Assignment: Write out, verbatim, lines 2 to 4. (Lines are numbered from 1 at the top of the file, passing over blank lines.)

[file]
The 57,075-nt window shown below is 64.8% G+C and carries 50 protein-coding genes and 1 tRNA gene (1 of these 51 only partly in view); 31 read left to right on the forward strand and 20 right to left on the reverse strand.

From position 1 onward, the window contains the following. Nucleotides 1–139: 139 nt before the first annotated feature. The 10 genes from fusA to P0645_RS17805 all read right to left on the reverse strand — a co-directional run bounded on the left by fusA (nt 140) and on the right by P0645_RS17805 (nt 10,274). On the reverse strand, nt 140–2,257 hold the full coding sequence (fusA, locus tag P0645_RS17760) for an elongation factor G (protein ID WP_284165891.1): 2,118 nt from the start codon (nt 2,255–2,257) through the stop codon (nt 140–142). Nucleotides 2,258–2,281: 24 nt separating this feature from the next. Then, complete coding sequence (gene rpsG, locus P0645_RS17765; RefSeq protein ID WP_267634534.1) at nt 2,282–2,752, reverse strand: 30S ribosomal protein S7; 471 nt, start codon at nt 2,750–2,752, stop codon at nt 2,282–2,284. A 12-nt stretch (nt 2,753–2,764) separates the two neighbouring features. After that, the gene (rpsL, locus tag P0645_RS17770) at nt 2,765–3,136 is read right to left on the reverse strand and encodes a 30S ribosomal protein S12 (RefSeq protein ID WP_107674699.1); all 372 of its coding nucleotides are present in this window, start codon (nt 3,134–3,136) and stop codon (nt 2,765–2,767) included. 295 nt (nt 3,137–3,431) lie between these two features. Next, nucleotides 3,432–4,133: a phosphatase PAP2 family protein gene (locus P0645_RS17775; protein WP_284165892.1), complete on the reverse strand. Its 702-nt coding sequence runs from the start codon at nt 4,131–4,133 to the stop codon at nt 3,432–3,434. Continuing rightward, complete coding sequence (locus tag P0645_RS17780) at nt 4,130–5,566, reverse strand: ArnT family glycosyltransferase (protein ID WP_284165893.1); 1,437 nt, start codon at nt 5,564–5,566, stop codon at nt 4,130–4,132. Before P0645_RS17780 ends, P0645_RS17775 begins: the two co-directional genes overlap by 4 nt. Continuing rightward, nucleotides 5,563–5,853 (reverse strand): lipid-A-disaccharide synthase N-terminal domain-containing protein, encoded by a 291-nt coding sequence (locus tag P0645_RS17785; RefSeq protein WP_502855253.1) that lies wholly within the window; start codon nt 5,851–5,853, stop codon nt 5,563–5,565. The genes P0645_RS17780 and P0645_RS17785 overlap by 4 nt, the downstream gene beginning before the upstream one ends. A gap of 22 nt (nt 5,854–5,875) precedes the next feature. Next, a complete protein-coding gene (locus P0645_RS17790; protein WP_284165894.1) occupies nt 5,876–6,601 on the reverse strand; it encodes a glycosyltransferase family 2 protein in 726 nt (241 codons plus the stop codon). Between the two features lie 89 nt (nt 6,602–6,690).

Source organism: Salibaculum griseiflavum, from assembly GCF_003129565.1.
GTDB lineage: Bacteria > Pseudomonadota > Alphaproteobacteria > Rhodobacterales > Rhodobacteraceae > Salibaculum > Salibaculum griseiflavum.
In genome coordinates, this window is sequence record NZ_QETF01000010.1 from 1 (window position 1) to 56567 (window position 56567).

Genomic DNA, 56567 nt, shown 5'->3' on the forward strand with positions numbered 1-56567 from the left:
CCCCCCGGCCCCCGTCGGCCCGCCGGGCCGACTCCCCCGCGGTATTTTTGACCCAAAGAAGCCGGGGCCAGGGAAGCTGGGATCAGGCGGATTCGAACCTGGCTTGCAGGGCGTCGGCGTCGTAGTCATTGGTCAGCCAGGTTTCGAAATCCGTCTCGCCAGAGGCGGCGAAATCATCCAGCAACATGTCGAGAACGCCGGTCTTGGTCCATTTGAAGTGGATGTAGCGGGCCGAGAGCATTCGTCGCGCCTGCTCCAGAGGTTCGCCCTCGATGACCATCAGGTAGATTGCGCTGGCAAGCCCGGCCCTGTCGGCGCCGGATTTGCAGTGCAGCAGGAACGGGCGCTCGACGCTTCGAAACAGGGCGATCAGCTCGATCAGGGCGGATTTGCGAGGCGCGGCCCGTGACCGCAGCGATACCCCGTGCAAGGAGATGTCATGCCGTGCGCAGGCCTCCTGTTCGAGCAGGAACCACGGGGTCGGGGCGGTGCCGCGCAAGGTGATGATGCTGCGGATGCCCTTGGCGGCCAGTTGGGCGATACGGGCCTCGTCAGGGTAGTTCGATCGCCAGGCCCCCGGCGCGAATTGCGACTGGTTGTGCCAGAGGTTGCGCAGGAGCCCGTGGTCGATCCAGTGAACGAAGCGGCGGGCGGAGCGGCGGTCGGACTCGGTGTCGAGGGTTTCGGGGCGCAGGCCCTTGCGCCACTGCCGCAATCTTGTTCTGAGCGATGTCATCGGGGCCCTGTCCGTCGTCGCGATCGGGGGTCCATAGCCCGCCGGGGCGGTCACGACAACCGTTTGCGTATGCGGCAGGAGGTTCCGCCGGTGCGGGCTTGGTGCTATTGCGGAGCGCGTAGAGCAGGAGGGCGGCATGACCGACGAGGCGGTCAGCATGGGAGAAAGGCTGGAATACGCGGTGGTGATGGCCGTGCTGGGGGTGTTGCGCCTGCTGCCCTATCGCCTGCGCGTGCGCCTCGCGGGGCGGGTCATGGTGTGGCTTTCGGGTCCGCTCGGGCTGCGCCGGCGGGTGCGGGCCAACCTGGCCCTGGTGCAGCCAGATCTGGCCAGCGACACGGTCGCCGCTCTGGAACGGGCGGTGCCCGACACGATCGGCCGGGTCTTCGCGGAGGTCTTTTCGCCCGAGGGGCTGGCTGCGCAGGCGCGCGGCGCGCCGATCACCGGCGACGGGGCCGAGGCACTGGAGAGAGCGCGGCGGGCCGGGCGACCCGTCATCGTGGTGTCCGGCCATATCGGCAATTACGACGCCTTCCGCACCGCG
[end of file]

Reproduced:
From position 1 onward, the window contains the following. Nucleotides 1–139: 139 nt before the first annotated feature. The 10 genes from fusA to P0645_RS17805 all read right to left on the reverse strand — a co-directional run bounded on the left by fusA (nt 140) and on the right by P0645_RS17805 (nt 10,274). On the reverse strand, nt 140–2,257 hold the full coding sequence (fusA, locus tag P0645_RS17760) for an elongation factor G (protein ID WP_284165891.1): 2,118 nt from the start codon (nt 2,255–2,257) through the stop codon (nt 140–142). Nucleotides 2,258–2,281: 24 nt separating this feature from the next. Then, complete coding sequence (gene rpsG, locus P0645_RS17765; RefSeq protein ID WP_267634534.1) at nt 2,282–2,752, reverse strand: 30S ribosomal protein S7; 471 nt, start codon at nt 2,750–2,752, stop codon at nt 2,282–2,284. A 12-nt stretch (nt 2,753–2,764) separates the two neighbouring features. After that, the gene (rpsL, locus tag P0645_RS17770) at nt 2,765–3,136 is read right to left on the reverse strand and encodes a 30S ribosomal protein S12 (RefSeq protein ID WP_107674699.1); all 372 of its coding nucleotides are present in this window, start codon (nt 3,134–3,136) and stop codon (nt 2,765–2,767) included. 295 nt (nt 3,137–3,431) lie between these two features. Next, nucleotides 3,432–4,133: a phosphatase PAP2 family protein gene (locus P0645_RS17775; protein WP_284165892.1), complete on the reverse strand. Its 702-nt coding sequence runs from the start codon at nt 4,131–4,133 to the stop codon at nt 3,432–3,434. Continuing rightward, complete coding sequence (locus tag P0645_RS17780) at nt 4,130–5,566, reverse strand: ArnT family glycosyltransferase (protein ID WP_284165893.1); 1,437 nt, start codon at nt 5,564–5,566, stop codon at nt 4,130–4,132. Before P0645_RS17780 ends, P0645_RS17775 begins: the two co-directional genes overlap by 4 nt. Continuing rightward, nucleotides 5,563–5,853 (reverse strand): lipid-A-disaccharide synthase N-terminal domain-containing protein, encoded by a 291-nt coding sequence (locus tag P0645_RS17785; RefSeq protein WP_502855253.1) that lies wholly within the window; start codon nt 5,851–5,853, stop codon nt 5,563–5,565. The genes P0645_RS17780 and P0645_RS17785 overlap by 4 nt, the downstream gene beginning before the upstream one ends. A gap of 22 nt (nt 5,854–5,875) precedes the next feature. Next, a complete protein-coding gene (locus P0645_RS17790; protein WP_284165894.1) occupies nt 5,876–6,601 on the reverse strand; it encodes a glycosyltransferase family 2 protein in 726 nt (241 codons plus the stop codon). Between the two features lie 89 nt (nt 6,602–6,690).

Source organism: Salibaculum griseiflavum, from assembly GCF_003129565.1.
GTDB lineage: Bacteria > Pseudomonadota > Alphaproteobacteria > Rhodobacterales > Rhodobacteraceae > Salibaculum > Salibaculum griseiflavum.